Super Preprocessor Directives with Xcode 8
I actually don’t recommend this approach anymore but I shall keep the original contents of this article regardless. Instead, I recommend environment variables to enable latent functionality.( https://medium.com/@derrickho_28266/xcode-custom-environment-variables-681b5b8674ec#.16t6vgj5e )
Imagine you have a latent super power. You can’t use it because it is latent. What would you do if you could activate it with a special amulet? Would you do it?
In the world of code, you may want it to have latent abilities that can be unlocked as desired. An Xcode project is typically created to two configurations: debug and release. In the debug configuration we are given a Preprocessor Directive called DEBUG while release has no such thing.
This allows us to conditionally include or exclude code from compilation. Suppose you want to print something to the console but only when it is enabled.
This works because an Xcode project has DEBUG included as a preprocessor directive in the Build Settings. Most of the time, your Xcode project is only one project. However, in the advanced cases, your Xcode project may have Subprojects in which a framework is defined. Your Xcode project has a hardcoded value for DEBUG and your Subproject has a hard coded value for DEBUG. These values are limited in scope. The Subproject’s version only applies to its files while your projects version only applies to its own files excluding any of the Subprojects. This is because a Subproject isn’t really inside a project; that is an illusion. they are two separate entities that have their wires connected.
So if we were to define a Preprocessor Directive called ABC in our project’s build settings, it would only be available to our project but not our subproject.
So what if you wanted your project to be the captain of the ship and have his Preprocessor directive apply to all subprojects?
What we need to do is define the Preprocessor Directive in the project and have the subprojects get the value for it.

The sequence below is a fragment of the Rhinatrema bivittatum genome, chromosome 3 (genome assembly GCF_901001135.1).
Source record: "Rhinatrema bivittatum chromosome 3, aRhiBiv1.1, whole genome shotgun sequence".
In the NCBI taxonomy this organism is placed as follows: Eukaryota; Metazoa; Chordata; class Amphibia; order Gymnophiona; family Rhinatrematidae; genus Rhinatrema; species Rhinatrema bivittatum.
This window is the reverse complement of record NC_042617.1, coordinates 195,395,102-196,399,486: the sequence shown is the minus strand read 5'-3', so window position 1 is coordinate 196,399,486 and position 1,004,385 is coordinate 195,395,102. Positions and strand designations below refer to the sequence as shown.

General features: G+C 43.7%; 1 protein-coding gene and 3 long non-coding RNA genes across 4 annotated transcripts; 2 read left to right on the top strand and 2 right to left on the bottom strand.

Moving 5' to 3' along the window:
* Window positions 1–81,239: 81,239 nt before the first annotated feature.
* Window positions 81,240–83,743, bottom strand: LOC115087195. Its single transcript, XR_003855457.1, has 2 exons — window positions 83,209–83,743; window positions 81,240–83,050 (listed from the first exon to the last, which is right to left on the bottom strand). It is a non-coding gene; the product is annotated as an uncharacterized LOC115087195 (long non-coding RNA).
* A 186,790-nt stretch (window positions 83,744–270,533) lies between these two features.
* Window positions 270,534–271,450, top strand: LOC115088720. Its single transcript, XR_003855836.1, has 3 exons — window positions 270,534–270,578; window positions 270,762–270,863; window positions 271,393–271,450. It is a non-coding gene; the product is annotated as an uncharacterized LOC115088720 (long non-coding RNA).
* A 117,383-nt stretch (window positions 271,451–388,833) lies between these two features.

The tool we need to use is XCConfig.
- Open your Xcode project
- In the project navigator, click on the blue icon that represents your project.
- Under PROJECT select the blue icon that represents your project.
- Choose the info tab.
- Under configurations you should see Debug and Release. If it is a new project it will say “no configurations set”
We need to create a configuration file.
- Create a configuration file called Captain.xcconfig
- This is where we will create two Preprocessor Directives: One available for Objective-c and one for Swift.
I am making a variable called ABC_OBJC with the value ABC=1
I am making a variable called ABC_SWIFT with the value of ABC
3. For our Debug Configuration, click the triangle to reveal all the project targets. Lets set the configuration at the project level.
We need to add preprocessor directives to the build settings
We entered $(ABC_OBJC) under Preprocessor Macros and $(ABC_SWIFT) under Active Compilation Conditions. The UI will look in Captain.xcconfig for those variables and realize they mean ABC=1 and ABC respectively. If we were to comment them out from Captain.xcconfig, then the UI will not find them and the Preprocessor directives will not exist.
Now we can use ABC to conditionally compile code by modifying Captain.xcconfig
Making a subproject Obey your project
Suppose I have a project called Captain and a subproject called Cadet. How can we get the Cadet to have the same ABC directive? When the Captain’s directive changes, the Cadet should acquire that change.
The secret lies with the XCConfig file’s ability to reference other XCConfig files.
- Create an XCConfig file called Debug.xcconfig
2. Then in the Cadet, set the debug configuration to Debug.xcconfig
3. For the Cadet, enter $(ABC_OBJC) under Preprocessor Macros and $(ABC_SWIFT) under Active Compilation Conditions. It is the same step we did for Captain project but this time we do it to the Cadet Project.
The Cadet will look in Debug.xcconfig for $(ABC_OBJC) and $(ABC_SWIFT) only to find a reference to Captain.xcconfig so it goes to that file and finds the definitions it was looking for. Again, if it was unable to find the definitions to $(ABC_OBJC) and $(ABC_SWIFT), it would consider them whitespace or non-existent Preprocessor directives.
Now the Cadet will have the Preprocessor directive only if the Captain gives it out. In the above photo, the UI shows the value of $(ABC_SWIFT) as ABC. If all the plumbing was set up correctly, then Captain.xcconfig will dictate this value. Try commenting out ABC_SWIFT=ABC from Captain.xcconfig and save the file. The ABC should vanish from Active Compilation Conditions in both the Captain’s Build settings and the Cadets Build Settings.
To see a full example, click here.
You should now have a Super Preprocessor Directive. It is Super because its scope goes beyond a than a single project.
Why would anyone want to use this?
Suppose you have subproject named Car. You don’t want everyone to access your car’s ability to drive around. So when most people encounter your car is is a hunk of metal parked in the street. However, you are the Owner and you have they KEY to unlock the Car’s ability to drive. In this context The Owner has an xcconfig file and the Car references it. the xcconfig file contains the Key’s value.